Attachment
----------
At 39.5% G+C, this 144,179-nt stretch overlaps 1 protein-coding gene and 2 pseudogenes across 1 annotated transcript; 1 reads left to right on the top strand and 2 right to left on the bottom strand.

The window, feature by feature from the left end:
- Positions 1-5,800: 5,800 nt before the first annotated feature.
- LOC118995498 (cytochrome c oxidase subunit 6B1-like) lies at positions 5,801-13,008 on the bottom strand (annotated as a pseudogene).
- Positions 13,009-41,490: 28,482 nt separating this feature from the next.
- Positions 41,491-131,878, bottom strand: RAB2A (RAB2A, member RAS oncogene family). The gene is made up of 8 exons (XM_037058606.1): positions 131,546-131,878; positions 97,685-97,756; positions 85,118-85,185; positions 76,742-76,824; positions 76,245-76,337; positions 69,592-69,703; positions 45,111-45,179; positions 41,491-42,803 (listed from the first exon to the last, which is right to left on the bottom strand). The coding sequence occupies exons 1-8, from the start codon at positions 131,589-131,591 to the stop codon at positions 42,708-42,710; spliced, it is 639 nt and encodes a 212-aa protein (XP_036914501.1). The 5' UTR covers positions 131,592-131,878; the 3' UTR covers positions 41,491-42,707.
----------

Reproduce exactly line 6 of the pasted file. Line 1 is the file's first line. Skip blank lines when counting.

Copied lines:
- Positions 41,491-131,878, bottom strand: RAB2A (RAB2A, member RAS oncogene family). The gene is made up of 8 exons (XM_037058606.1): positions 131,546-131,878; positions 97,685-97,756; positions 85,118-85,185; positions 76,742-76,824; positions 76,245-76,337; positions 69,592-69,703; positions 45,111-45,179; positions 41,491-42,803 (listed from the first exon to the last, which is right to left on the bottom strand). The coding sequence occupies exons 1-8, from the start codon at positions 131,589-131,591 to the stop codon at positions 42,708-42,710; spliced, it is 639 nt and encodes a 212-aa protein (XP_036914501.1). The 5' UTR covers positions 131,592-131,878; the 3' UTR covers positions 41,491-42,707.